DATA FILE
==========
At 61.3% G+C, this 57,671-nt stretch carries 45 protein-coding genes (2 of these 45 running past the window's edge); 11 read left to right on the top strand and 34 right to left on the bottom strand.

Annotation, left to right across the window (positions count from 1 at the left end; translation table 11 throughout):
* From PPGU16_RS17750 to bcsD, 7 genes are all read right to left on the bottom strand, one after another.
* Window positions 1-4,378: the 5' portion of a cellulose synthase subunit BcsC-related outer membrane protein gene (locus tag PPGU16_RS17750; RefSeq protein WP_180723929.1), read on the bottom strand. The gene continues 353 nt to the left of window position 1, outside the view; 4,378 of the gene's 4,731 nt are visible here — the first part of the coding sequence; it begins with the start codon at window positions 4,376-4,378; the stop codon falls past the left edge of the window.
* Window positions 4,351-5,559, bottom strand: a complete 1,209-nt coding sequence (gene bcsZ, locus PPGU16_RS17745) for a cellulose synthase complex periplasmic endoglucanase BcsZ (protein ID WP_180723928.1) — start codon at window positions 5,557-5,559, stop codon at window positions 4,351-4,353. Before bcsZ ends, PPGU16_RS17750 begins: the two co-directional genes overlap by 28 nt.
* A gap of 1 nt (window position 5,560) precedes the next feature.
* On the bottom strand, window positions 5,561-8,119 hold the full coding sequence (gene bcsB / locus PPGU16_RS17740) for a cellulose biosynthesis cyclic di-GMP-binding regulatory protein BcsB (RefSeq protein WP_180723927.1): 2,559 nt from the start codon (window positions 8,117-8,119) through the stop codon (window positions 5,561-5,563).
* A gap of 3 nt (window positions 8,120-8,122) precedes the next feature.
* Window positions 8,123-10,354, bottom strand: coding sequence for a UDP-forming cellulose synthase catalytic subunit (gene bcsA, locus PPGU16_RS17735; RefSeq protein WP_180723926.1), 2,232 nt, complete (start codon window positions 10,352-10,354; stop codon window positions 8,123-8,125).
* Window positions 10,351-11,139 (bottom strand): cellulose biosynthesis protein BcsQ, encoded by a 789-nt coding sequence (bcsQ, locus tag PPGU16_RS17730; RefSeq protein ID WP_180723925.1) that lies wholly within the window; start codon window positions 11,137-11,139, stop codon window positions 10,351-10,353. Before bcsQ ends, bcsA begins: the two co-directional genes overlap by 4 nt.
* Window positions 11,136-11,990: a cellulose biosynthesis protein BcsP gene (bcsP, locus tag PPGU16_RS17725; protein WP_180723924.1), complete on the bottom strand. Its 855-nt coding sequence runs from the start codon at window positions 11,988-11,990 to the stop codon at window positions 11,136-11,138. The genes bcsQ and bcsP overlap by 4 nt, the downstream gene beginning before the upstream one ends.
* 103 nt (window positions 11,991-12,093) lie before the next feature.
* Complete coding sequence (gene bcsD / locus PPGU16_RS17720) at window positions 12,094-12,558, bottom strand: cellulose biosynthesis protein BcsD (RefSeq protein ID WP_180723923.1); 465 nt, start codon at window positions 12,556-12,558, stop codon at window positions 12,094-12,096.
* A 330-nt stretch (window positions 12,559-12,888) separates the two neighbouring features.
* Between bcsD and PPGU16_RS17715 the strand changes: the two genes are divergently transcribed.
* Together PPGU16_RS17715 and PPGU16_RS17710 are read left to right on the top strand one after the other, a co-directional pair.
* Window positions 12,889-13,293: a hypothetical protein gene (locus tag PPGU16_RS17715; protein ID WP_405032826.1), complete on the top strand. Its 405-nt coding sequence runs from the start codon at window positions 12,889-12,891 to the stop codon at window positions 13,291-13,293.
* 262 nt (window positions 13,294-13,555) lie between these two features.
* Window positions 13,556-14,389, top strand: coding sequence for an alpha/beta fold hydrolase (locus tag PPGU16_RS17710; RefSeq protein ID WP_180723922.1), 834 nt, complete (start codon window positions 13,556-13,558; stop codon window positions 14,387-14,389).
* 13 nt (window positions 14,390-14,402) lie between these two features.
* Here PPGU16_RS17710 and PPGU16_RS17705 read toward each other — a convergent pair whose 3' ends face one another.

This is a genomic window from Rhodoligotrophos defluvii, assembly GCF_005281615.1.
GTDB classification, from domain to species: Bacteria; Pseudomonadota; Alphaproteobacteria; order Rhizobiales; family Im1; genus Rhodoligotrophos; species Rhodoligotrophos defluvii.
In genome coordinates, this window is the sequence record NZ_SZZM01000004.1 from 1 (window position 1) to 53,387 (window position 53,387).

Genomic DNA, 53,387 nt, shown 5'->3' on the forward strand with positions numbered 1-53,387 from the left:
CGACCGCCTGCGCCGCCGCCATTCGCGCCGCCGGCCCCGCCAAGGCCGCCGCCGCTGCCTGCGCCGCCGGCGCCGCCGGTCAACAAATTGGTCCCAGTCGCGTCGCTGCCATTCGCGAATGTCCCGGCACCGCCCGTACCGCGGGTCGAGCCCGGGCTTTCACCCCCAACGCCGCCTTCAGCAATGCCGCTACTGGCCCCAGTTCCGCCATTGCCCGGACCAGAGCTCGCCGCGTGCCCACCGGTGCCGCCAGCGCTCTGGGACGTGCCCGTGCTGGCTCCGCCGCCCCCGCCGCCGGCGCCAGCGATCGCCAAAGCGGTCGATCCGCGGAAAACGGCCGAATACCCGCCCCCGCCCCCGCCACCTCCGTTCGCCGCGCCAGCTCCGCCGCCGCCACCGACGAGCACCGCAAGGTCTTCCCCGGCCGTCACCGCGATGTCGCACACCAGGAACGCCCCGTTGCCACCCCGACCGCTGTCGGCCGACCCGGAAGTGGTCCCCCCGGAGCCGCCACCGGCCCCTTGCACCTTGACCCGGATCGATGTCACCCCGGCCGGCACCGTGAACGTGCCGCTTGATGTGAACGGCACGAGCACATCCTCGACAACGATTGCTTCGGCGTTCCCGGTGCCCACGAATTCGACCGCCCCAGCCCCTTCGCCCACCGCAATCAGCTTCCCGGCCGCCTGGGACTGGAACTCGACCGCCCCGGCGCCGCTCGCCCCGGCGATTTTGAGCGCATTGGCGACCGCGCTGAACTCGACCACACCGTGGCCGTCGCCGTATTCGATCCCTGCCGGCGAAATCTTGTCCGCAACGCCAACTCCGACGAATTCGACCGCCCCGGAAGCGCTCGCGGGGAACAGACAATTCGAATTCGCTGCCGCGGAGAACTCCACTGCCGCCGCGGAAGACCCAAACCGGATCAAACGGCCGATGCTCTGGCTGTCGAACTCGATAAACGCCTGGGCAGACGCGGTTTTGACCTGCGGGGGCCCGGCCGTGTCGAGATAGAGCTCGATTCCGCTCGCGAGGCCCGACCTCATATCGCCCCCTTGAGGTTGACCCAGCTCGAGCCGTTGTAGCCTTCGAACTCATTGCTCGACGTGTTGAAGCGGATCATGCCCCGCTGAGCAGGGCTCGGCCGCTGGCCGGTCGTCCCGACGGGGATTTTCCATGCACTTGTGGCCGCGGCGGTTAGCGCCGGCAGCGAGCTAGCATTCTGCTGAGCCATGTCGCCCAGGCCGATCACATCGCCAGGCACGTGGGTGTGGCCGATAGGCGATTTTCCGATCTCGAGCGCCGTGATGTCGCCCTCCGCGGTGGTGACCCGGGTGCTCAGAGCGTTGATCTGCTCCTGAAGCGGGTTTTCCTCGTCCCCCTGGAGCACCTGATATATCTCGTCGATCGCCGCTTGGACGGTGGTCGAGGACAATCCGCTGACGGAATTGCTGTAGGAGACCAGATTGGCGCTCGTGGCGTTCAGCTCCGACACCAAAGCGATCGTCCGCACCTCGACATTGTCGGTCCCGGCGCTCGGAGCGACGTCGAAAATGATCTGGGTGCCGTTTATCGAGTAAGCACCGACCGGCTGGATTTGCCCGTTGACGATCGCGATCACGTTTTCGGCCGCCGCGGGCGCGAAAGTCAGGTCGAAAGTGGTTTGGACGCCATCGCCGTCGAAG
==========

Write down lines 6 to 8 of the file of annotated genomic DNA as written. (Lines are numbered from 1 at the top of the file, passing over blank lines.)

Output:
* A gap of 1 nt (window position 5,560) precedes the next feature.
* On the bottom strand, window positions 5,561-8,119 hold the full coding sequence (gene bcsB / locus PPGU16_RS17740) for a cellulose biosynthesis cyclic di-GMP-binding regulatory protein BcsB (RefSeq protein WP_180723927.1): 2,559 nt from the start codon (window positions 8,117-8,119) through the stop codon (window positions 5,561-5,563).
* A gap of 3 nt (window positions 8,120-8,122) precedes the next feature.